Its distinctive black-and-white plumage gives the Common Loon great visual appeal, but the Common Loon’s haunting calls add another dimension to its popularity. Common Loons produce four major call types: wails, yodels, tremolos, and hoots.
Wails are howl-like calls that resemble the notes of a clarinet and can travel great distances across calm water. Wails serve to keep loons in contact with one another, and are often the first calls in Common Loon choruses. At night, a series of several wails may be followed by a succession of yodels, tremolos, or tremolo duets as loons from miles around begin vocalizing in chorus. Some observers have likened the wail to dialing a “1” when placing a long-distance phone call; once acoustic contact is achieved, several loons get in on the “conversation.”
Yodels are the most complex calls in the Common Loon’s repertoire. They are produced only by males and are an important component of a male loon’s ability to defend his territory. Each male loon can be identified by a unique vocal signature encoded in his yodel. The crouching posture associated with the yodel, as depicted in the photo, probably helps increase the distance over which the sound travels, warning distant rivals to stay away.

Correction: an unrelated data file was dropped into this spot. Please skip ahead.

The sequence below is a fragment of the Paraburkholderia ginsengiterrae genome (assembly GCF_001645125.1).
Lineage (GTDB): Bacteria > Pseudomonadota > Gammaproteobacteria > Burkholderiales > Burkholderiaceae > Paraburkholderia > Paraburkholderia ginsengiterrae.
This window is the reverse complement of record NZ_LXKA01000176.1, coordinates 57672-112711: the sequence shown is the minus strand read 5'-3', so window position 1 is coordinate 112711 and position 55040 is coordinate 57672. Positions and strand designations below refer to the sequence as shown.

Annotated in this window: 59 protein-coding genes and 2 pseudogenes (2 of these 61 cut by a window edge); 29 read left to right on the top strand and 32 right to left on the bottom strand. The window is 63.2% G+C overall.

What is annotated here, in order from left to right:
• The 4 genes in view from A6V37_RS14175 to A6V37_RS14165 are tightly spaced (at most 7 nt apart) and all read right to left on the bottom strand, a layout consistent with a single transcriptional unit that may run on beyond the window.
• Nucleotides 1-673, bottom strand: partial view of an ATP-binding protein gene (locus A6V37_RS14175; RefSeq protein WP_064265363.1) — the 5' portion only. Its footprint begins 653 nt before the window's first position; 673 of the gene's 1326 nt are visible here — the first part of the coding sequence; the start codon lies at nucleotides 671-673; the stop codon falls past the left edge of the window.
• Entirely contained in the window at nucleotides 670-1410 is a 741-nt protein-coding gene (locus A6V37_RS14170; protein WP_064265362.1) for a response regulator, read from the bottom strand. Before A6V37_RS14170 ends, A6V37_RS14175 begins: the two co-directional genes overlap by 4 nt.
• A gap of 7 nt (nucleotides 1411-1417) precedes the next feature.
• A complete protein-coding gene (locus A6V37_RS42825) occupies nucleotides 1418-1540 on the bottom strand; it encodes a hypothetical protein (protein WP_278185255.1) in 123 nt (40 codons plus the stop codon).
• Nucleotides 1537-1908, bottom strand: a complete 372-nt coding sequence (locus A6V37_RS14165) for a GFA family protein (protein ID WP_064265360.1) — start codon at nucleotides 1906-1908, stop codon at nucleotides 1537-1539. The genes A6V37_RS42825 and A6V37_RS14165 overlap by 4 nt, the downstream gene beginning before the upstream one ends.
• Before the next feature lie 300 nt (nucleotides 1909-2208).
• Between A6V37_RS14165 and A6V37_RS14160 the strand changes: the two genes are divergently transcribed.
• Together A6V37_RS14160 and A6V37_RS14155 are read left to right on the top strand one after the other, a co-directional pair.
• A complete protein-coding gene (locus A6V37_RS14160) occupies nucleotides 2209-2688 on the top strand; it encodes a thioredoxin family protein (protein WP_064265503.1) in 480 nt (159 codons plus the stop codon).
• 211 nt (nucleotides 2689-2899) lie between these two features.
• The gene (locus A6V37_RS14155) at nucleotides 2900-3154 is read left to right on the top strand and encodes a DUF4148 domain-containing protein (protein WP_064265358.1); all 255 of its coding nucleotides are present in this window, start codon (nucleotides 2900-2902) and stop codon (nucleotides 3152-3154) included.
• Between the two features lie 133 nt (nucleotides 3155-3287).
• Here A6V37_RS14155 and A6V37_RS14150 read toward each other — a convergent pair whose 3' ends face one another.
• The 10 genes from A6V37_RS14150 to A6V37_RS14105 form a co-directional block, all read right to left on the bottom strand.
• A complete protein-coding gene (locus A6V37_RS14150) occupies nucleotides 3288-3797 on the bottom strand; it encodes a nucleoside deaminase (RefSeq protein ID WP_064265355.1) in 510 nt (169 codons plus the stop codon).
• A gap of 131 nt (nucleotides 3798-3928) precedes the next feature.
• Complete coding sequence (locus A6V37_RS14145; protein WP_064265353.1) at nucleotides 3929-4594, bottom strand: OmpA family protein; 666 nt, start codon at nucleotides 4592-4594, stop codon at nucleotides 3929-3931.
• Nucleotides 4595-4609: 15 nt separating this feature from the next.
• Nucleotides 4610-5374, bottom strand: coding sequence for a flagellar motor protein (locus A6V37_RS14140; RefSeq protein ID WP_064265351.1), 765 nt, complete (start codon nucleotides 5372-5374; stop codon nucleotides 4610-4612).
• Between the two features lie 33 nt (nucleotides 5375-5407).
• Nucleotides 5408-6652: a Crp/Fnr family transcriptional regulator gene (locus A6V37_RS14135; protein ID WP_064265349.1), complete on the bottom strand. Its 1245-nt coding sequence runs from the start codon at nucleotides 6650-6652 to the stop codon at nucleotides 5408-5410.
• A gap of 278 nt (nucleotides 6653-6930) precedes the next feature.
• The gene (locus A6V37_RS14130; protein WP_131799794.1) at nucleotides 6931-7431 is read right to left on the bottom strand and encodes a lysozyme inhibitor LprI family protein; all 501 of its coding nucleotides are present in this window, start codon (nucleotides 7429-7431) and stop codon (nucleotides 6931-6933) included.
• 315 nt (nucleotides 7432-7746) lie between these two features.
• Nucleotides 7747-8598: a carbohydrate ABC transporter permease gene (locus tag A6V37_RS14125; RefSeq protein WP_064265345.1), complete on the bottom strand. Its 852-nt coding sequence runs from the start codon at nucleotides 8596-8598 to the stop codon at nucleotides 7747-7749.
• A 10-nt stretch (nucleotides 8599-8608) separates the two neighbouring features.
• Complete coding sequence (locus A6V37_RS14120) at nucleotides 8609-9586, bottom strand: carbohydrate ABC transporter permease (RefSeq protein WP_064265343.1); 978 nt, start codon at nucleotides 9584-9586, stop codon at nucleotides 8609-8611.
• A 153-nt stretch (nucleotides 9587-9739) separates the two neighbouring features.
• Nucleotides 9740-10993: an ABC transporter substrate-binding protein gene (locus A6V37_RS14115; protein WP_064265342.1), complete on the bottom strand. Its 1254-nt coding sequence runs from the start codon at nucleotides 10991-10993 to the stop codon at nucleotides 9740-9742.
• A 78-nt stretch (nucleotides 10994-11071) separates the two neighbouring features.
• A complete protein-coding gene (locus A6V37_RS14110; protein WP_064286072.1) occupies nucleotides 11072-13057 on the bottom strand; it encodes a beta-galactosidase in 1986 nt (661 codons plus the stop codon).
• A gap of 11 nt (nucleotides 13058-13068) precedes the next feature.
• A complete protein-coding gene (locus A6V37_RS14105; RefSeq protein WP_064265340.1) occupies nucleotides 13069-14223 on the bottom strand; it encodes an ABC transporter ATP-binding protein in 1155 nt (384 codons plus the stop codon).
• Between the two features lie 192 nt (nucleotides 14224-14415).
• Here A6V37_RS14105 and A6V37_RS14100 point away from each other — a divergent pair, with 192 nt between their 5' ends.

Tremolos are sometimes referred to as the “laugh” of the loon, and their trembling quality is probably the source of the expression “crazy as a loon.” Tremolos are sometimes associated with situations in which a loon may feel threatened or is defending its chicks from a perceived threat. Other times, the male and female of a pair may tremolo in duet, a cooperative display that may reinforce the pair bond or announce the presence of the bonded pair to neighbors or rivals.
Hoots are intimate calls that occur between members of a pair or a parent loon and its chicks. Occasionally, hoots precede certain visual displays (e.g., splash-dives) or occur during social interactions with territory intruders.